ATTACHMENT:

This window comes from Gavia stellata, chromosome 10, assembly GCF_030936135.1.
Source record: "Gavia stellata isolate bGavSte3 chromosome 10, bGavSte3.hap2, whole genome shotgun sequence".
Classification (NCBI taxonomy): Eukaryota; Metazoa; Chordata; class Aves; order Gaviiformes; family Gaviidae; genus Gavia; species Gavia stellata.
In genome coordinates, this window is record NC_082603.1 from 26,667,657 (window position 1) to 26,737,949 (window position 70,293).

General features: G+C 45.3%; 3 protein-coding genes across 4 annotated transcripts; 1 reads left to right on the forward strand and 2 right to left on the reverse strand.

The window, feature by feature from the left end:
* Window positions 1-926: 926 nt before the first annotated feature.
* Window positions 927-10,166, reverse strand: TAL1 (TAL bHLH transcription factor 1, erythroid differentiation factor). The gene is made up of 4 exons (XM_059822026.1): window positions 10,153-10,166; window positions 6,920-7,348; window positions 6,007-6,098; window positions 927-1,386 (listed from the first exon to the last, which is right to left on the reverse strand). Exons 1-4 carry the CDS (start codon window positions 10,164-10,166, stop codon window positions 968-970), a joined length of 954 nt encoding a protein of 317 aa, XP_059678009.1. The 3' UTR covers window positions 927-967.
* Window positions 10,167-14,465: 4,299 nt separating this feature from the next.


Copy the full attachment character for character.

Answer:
This window comes from Gavia stellata, chromosome 10, assembly GCF_030936135.1.
Source record: "Gavia stellata isolate bGavSte3 chromosome 10, bGavSte3.hap2, whole genome shotgun sequence".
Classification (NCBI taxonomy): Eukaryota; Metazoa; Chordata; class Aves; order Gaviiformes; family Gaviidae; genus Gavia; species Gavia stellata.
In genome coordinates, this window is record NC_082603.1 from 26,667,657 (window position 1) to 26,737,949 (window position 70,293).

General features: G+C 45.3%; 3 protein-coding genes across 4 annotated transcripts; 1 reads left to right on the forward strand and 2 right to left on the reverse strand.

The window, feature by feature from the left end:
* Window positions 1-926: 926 nt before the first annotated feature.
* Window positions 927-10,166, reverse strand: TAL1 (TAL bHLH transcription factor 1, erythroid differentiation factor). The gene is made up of 4 exons (XM_059822026.1): window positions 10,153-10,166; window positions 6,920-7,348; window positions 6,007-6,098; window positions 927-1,386 (listed from the first exon to the last, which is right to left on the reverse strand). Exons 1-4 carry the CDS (start codon window positions 10,164-10,166, stop codon window positions 968-970), a joined length of 954 nt encoding a protein of 317 aa, XP_059678009.1. The 3' UTR covers window positions 927-967.
* Window positions 10,167-14,465: 4,299 nt separating this feature from the next.